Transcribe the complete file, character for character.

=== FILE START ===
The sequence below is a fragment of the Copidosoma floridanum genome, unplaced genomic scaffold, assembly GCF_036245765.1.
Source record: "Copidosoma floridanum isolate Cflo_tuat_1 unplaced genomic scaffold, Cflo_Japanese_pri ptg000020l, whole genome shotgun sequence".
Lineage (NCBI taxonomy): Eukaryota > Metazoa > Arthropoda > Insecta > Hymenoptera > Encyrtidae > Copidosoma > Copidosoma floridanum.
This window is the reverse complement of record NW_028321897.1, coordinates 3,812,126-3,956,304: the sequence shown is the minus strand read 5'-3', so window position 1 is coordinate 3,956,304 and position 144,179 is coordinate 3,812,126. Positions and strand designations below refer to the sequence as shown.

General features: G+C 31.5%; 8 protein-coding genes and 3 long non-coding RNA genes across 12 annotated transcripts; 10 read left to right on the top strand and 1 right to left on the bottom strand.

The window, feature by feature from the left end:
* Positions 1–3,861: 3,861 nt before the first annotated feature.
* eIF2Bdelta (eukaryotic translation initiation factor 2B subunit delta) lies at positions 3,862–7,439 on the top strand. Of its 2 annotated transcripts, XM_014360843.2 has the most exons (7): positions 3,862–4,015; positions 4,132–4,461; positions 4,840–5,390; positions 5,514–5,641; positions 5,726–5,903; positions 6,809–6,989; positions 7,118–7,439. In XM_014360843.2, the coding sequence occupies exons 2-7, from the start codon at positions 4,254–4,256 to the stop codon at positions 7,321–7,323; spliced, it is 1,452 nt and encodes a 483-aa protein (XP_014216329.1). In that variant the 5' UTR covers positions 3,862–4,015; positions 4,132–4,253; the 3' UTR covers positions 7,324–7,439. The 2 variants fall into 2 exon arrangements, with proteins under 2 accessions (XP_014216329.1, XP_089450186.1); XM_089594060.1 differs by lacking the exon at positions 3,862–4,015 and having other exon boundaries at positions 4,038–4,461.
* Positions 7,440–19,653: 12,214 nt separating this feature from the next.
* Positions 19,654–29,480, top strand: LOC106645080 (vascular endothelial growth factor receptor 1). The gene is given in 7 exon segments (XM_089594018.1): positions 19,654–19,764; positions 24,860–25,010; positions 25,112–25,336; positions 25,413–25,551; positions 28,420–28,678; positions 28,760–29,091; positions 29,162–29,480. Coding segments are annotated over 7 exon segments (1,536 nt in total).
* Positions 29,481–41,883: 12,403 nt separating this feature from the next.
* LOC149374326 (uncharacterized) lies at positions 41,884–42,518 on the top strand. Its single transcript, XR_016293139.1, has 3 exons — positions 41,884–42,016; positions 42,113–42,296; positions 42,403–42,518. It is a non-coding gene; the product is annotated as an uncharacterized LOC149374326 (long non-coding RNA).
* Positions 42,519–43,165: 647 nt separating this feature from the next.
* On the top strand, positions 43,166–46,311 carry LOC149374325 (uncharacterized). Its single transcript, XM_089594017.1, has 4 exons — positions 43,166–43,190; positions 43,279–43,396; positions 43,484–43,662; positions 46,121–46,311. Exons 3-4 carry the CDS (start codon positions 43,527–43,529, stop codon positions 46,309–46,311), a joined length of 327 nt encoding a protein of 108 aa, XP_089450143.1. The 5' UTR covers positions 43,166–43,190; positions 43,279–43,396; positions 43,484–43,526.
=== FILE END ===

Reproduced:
The sequence below is a fragment of the Copidosoma floridanum genome, unplaced genomic scaffold, assembly GCF_036245765.1.
Source record: "Copidosoma floridanum isolate Cflo_tuat_1 unplaced genomic scaffold, Cflo_Japanese_pri ptg000020l, whole genome shotgun sequence".
Lineage (NCBI taxonomy): Eukaryota > Metazoa > Arthropoda > Insecta > Hymenoptera > Encyrtidae > Copidosoma > Copidosoma floridanum.
This window is the reverse complement of record NW_028321897.1, coordinates 3,812,126-3,956,304: the sequence shown is the minus strand read 5'-3', so window position 1 is coordinate 3,956,304 and position 144,179 is coordinate 3,812,126. Positions and strand designations below refer to the sequence as shown.

General features: G+C 31.5%; 8 protein-coding genes and 3 long non-coding RNA genes across 12 annotated transcripts; 10 read left to right on the top strand and 1 right to left on the bottom strand.

The window, feature by feature from the left end:
* Positions 1–3,861: 3,861 nt before the first annotated feature.
* eIF2Bdelta (eukaryotic translation initiation factor 2B subunit delta) lies at positions 3,862–7,439 on the top strand. Of its 2 annotated transcripts, XM_014360843.2 has the most exons (7): positions 3,862–4,015; positions 4,132–4,461; positions 4,840–5,390; positions 5,514–5,641; positions 5,726–5,903; positions 6,809–6,989; positions 7,118–7,439. In XM_014360843.2, the coding sequence occupies exons 2-7, from the start codon at positions 4,254–4,256 to the stop codon at positions 7,321–7,323; spliced, it is 1,452 nt and encodes a 483-aa protein (XP_014216329.1). In that variant the 5' UTR covers positions 3,862–4,015; positions 4,132–4,253; the 3' UTR covers positions 7,324–7,439. The 2 variants fall into 2 exon arrangements, with proteins under 2 accessions (XP_014216329.1, XP_089450186.1); XM_089594060.1 differs by lacking the exon at positions 3,862–4,015 and having other exon boundaries at positions 4,038–4,461.
* Positions 7,440–19,653: 12,214 nt separating this feature from the next.
* Positions 19,654–29,480, top strand: LOC106645080 (vascular endothelial growth factor receptor 1). The gene is given in 7 exon segments (XM_089594018.1): positions 19,654–19,764; positions 24,860–25,010; positions 25,112–25,336; positions 25,413–25,551; positions 28,420–28,678; positions 28,760–29,091; positions 29,162–29,480. Coding segments are annotated over 7 exon segments (1,536 nt in total).
* Positions 29,481–41,883: 12,403 nt separating this feature from the next.
* LOC149374326 (uncharacterized) lies at positions 41,884–42,518 on the top strand. Its single transcript, XR_016293139.1, has 3 exons — positions 41,884–42,016; positions 42,113–42,296; positions 42,403–42,518. It is a non-coding gene; the product is annotated as an uncharacterized LOC149374326 (long non-coding RNA).
* Positions 42,519–43,165: 647 nt separating this feature from the next.
* On the top strand, positions 43,166–46,311 carry LOC149374325 (uncharacterized). Its single transcript, XM_089594017.1, has 4 exons — positions 43,166–43,190; positions 43,279–43,396; positions 43,484–43,662; positions 46,121–46,311. Exons 3-4 carry the CDS (start codon positions 43,527–43,529, stop codon positions 46,309–46,311), a joined length of 327 nt encoding a protein of 108 aa, XP_089450143.1. The 5' UTR covers positions 43,166–43,190; positions 43,279–43,396; positions 43,484–43,526.